“Actually, I wondered about that, too …”
Lotye was set to finally ask Jeneyeru about what she would have to do for him, but she was too slow and he spoke too fast. Or maybe he didn’t know yet himself. In the light of this realisation, everything else he said suddenly made much more sense. He wanted to let her decide. In a way, that didn’t make it all that much easier. It meant that she would have to know for herself.
She weighed the purse in one hand. It was a strange feeling to have a purse full of coins freely given to her. At least, it had never happened before. In her other hand, she carried her bumbershoot, another gift of another man. Even though it didn’t look quite as new anymore after being used as a blunt weapon, it still worked perfectly well as a rain shelter. Unlike her new employer, she still wore her mask, hoping it would give her a least some degree of anonymity. That way, she hoped, she would be able to mingle with the crowd just like she had done before all of these things had started. And just like then, she preferred to do this mingling on her own.
“The third bell of the quarter. I’ll be back by then.”
Without losing any more words, she turned around and quickly disappeared between all the other people. It wasn’t as easy as she had expected. The floating platforms sometimes only allowed for a narrow path to be taken and more than once she got wet feet when some weighty Sesan walked by and made the ground roll up and down. But despite the water beneath and the water above, the Plaza of Diamonds was full of people. Business continued as usual and the magic market attracted traders, wizards and everyone else. It probably also was a great hunting ground for pickpockets, Lotye realised. For herself she decided to keep her fingers to her own purse, however hard it sometimes was, seeing full wallets openly hang from belts like ripe apples from a tree. But she also decided to be on the look-out for thieves. Don’t want to lose my first earned money to some cut-purse. That would be a little too much irony for my taste.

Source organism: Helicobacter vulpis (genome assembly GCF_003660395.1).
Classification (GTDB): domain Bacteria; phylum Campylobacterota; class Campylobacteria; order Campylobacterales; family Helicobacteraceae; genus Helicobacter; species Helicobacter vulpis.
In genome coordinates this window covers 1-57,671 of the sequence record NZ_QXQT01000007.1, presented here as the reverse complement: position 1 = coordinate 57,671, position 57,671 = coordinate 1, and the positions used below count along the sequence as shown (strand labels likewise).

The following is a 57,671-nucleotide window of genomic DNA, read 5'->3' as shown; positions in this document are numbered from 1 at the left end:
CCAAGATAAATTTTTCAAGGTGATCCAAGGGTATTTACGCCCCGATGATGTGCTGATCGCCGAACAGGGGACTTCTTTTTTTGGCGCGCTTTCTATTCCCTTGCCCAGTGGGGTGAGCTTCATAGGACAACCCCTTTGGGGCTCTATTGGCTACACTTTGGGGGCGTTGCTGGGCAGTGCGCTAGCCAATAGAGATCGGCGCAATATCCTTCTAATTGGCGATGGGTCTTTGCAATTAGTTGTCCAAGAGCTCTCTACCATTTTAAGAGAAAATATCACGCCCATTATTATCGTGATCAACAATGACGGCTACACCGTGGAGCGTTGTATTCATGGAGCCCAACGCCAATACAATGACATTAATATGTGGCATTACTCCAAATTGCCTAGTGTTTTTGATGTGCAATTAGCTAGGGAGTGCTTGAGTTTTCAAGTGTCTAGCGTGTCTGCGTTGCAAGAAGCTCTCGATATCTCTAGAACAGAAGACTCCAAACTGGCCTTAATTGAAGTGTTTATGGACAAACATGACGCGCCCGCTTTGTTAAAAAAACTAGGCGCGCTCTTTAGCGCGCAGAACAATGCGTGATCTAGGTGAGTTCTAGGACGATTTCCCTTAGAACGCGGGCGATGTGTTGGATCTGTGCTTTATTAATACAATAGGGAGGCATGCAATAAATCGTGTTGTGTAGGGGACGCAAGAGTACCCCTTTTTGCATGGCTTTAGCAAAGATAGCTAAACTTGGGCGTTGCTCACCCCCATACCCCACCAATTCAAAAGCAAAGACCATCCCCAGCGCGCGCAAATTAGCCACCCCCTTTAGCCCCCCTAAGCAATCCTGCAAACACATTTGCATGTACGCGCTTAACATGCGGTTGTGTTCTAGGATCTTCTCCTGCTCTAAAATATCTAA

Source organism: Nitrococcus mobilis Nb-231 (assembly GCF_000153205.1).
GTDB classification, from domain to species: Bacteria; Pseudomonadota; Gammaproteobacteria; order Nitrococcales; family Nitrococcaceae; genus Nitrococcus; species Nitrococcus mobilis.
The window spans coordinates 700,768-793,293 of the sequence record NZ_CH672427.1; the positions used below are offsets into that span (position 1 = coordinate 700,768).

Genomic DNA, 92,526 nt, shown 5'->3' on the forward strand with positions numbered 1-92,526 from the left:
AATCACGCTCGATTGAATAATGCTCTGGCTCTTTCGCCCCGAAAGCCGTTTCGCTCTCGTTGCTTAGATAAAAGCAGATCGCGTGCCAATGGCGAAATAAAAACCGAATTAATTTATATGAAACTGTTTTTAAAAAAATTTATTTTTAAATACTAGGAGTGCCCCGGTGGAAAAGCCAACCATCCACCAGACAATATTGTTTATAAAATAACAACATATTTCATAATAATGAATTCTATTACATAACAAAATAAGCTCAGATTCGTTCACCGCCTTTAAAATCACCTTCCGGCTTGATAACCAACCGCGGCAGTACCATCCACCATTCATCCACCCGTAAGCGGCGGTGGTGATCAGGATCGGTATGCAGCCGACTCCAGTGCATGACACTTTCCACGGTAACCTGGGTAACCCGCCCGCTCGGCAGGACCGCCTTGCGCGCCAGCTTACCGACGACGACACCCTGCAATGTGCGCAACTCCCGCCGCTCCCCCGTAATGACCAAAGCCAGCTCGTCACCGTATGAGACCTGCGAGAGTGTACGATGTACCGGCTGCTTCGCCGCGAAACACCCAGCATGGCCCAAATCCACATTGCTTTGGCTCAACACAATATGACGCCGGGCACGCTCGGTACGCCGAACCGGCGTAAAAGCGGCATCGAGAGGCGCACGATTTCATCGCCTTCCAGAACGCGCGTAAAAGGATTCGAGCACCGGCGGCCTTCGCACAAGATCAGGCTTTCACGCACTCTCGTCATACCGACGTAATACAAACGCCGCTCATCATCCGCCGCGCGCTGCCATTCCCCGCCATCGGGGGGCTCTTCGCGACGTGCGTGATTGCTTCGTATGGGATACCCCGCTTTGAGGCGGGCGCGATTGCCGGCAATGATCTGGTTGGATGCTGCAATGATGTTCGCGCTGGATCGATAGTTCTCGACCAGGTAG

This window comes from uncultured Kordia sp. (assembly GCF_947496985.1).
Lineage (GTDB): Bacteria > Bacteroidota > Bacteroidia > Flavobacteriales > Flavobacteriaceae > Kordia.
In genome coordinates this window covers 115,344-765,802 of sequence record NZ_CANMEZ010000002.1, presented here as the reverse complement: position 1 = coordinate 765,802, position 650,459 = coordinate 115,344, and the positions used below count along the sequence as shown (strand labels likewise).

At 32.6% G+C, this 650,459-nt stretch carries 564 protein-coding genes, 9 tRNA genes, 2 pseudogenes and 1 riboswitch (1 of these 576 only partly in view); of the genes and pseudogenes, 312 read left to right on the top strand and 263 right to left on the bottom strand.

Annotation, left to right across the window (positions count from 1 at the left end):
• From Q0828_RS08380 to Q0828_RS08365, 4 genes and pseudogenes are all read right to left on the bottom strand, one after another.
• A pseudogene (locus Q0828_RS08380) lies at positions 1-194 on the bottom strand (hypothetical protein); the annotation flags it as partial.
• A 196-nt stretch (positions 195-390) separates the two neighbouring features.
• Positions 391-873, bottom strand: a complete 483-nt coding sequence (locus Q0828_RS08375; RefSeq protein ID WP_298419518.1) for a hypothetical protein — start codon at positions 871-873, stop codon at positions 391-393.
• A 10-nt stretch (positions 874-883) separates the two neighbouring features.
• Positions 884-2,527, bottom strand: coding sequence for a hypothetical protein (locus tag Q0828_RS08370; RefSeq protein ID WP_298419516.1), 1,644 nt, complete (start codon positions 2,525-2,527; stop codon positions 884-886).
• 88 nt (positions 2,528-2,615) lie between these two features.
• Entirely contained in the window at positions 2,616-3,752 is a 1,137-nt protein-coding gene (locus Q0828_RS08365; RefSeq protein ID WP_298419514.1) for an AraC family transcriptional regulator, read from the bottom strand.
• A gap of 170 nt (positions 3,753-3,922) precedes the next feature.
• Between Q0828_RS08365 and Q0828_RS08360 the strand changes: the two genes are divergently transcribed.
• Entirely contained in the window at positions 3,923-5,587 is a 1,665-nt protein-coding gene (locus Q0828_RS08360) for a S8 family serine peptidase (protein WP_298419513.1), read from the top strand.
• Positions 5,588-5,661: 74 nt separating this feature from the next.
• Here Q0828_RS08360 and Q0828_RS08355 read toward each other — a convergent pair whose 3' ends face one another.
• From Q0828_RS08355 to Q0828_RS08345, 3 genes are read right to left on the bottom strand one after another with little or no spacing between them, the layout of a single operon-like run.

Her steps led her to the apothecary, Falseroot & Bane, first. Not because she was terribly interested in what it had to offer, but because it was one of the stalls closest to her starting position. Then again, one always needed to be prepared for injuries and illness on travels through Aeldreth and she was sure that this rule held true even more so for an adventurous journey to Mt. Isolla in an airship. Lastly, the apothecary was a good first destination for her because she had some experience with the goods that were sold there. She may never have really liked the work they were used for, but at least she know a little bit about it. When she entered the shop though, she found out how little she actually knew. Lotye was overwhelmed by the amount of different instruments, books, potions, enchantments and herbs Falseroot & Bane had to offer. Most of these things she had never seen before, never even heard of as an apprentice to the wizard Dev Gevyot, who had been known as great healer of the Purifying Lake among her people. It took her some time to find a niche with items she was accustomed to and even here she wasn’t really sure about some of them either. In the end, she managed to buy some things she knew could prove useful and knew how to use. A few pouches of healing herbs, helpful for all kind of injuries one could sustain travelling, a set of simple bandages and a small vial of purifying potion that was said to be useful against more or less any smaller health problem. The old sweater Gevyot would certainly be proud of me. Most of these things she had been able to get somewhat cheap and so she left Falseroot & Bane satisfied with a bag under her arm.